ITS 380: Global E-commerce Systems
1. If you were a small chemical company, what concerns would you have about joining Elemica?
Since the chemical industry in itself is a little special with the fact that organizations that operate in the chemical industry are both competitors and customers of each other because they buy a lot of their ingredients in the products from each other. This makes the sharing of information a little bit tricky since you don’t just want to give your competitor the “secret ingredient” or your competitive advantage. Therefore, if I was a small company in the chemical industry I would be very careful with what type of information I was sharing, if we were to utilize a service like Elemica I would also establish company-wide guidelines on what type of information we would let Elemica and partnering companies have access to. I would do this before implementing the system so that it is “error proof” from sharing vulnerable information as it is has little to no human intervention.
2. Elemica provides a community for participants where they can transact, coordinate, and cooperate to produce products for less. Yet these firms also compete with one another when they sell chemicals to end-user firms in the automobile, airline, and manufacturing industries. How is this possible?
This is because the chemical industry is a very specialized industry, and when firms are producing a certain product or making modifications to their current “recipe” they require very special ingredients that only other companies within the chemical industry would possess. This is why players in the chemical industry acts as both competitors and customers to each other.
3. How does the purchase of Elemica by Thomas Bravo, a private equity firm, change how Elemica fits into the B2B framework illustrated in Figure 12.9?
I think that the acquisition of Elemica by Thoma Bravo will only affect Elemica in a positive way that hopefully keeps Elemica’s position as an industry leader in providing communication, coordinating, and information sharing for B2B transactions. I don’t think that their strategy will change, the only difference with the acquisition will be that Thoma Bravo will work even harder for Elemica to attract new customers and possibly expand their service into new areas. The CEO of Elemica said that “Thoma Bravo’s exceptional track record and proven expertise in our industry will enable Elemica to further capitalize on its growth and leadership” (Elemica.com).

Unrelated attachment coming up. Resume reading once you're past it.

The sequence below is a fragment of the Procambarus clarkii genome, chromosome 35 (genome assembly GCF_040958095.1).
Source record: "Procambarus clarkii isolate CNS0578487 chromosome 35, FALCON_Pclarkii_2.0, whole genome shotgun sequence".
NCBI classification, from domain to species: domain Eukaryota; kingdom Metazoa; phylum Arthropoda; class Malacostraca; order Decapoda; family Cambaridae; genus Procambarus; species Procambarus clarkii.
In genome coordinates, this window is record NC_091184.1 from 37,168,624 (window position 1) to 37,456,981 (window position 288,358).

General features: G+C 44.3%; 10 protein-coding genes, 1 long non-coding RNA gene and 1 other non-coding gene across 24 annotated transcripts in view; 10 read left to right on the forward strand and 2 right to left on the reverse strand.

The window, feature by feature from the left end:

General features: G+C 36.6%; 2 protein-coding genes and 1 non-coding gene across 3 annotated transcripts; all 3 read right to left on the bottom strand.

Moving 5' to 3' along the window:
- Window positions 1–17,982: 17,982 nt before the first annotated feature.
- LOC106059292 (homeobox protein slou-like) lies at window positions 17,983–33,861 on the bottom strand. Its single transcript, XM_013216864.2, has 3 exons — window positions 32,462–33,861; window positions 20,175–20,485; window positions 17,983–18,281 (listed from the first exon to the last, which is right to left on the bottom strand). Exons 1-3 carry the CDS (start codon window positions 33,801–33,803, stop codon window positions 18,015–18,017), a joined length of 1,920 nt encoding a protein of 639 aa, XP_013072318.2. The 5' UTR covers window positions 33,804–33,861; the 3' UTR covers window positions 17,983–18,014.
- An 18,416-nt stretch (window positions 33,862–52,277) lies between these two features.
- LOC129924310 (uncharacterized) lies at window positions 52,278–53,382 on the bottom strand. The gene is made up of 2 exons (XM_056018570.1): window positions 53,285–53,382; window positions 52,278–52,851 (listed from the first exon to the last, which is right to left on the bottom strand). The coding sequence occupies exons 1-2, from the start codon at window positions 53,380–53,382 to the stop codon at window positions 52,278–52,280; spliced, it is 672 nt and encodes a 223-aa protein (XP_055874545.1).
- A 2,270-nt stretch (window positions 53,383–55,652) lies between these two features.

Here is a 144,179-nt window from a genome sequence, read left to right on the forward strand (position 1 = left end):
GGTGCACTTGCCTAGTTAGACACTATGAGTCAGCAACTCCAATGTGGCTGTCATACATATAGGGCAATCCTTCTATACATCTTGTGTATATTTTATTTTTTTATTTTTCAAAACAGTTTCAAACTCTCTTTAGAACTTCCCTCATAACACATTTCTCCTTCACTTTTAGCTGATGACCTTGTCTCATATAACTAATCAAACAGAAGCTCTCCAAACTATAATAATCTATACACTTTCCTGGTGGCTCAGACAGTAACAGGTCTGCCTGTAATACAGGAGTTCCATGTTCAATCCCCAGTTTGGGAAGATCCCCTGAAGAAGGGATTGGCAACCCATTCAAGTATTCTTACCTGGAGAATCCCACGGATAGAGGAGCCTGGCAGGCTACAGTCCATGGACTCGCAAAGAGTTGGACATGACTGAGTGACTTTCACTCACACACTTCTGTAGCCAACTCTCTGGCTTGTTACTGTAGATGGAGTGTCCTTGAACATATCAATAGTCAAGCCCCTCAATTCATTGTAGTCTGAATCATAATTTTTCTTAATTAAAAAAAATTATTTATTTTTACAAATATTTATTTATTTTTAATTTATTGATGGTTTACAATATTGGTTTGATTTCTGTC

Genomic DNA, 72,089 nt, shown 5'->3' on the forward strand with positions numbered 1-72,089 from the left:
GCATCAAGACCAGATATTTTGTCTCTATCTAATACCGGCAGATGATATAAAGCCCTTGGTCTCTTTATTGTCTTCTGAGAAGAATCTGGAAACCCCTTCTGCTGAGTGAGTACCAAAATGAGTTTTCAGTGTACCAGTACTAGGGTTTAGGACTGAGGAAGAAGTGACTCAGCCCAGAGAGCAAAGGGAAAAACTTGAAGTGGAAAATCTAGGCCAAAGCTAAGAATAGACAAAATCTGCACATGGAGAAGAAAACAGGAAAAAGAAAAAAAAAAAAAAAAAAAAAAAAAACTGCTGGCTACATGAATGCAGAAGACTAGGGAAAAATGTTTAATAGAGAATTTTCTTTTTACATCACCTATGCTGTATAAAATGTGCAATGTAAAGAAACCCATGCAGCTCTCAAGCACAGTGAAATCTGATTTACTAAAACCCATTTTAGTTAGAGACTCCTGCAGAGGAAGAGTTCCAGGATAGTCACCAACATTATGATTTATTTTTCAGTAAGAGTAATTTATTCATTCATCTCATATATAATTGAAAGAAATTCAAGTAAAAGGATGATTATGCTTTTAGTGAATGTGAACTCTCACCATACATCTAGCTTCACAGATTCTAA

1. Assume you are a procurement officer for an office furniture manufacturer of steel office equipment. You have a single factory located in the Midwest with 2,000 employees. You sell about 40% of your office furniture to retail oriented catalog outlets such as Quill in response to specific customers’ orders, and the remainder of your output is sold to resellers under long-term contracts. You have a choice of purchasing raw steel inputs- mostly cold-rolled sheet steel – from an exchange and/or from an industry consortium. Which alternative would you choose and why?
I would choose to buy the raw material from a consortium. Although it is quite likely that you would find competing companies on the exchange which would result in a lower price than a consortium, it would require more work and it would be a less reliable system dealing in an exchange versus a consortium. The consortium might cost you more, but you would be able to plan and work more for the long-term than to exchange which would also be more reliable for you. This is essential in the manufacturing industry, and if you can plan your orders you could cut the extra cost that the raw material have by using inventory control, JIT methods, LEAN production principles etc.
2. Choose an industry and a B2B vertical market that interests you. Investigate the site and prepare a report that describes the size of the industry served, the type of Net marketplace provided, the benefits promised by the site for both suppliers and purchasers and the history of the company. You might also investigate the bias (buyer versus sellers), ownership (suppliers, buyers, and independents), pricing mechanism, scope and focus, and access (public versus private) of the net marketplace. I choose to investigate my former employer Akzo Nobel. Since they almost function as a conglomerate with their organizations being involved in many different industries, I will focus on one of their brands that they offer, which is Expancel. Expancel is a microsphere that expands 60x when exposed to heat and therefore possess unique qualities as an additive to products, it is used mostly for protective paint, wine corks, protective equipment, and chemical compounds. The size of the industry is rather big with about $80 billion in sales for 2015 where Akzo Nobel has a 75% market. The type of net marketplace provided basically consists of contact information on how to get in touch with sales representatives as it is a global company. There are no capabilities of making an order from their website without first talking to a sales representative to establish a sales contract. After this has been done, the buyer can put orders in to the system through Akzo Nobel’s ERP system. Since Akzo Nobel is such a huge company, they produce most of their raw materials themselves, and thus, they are not in need of external suppliers. The history of the company goes back all the way to the 1600s when Swedish scientist Alfred Nobel (Founder of the Nobel Prize) started his dynamite company Nobel Industries. In 1998 Nobel industries merged with Dutch company Akzo industries to grow and improve their market position.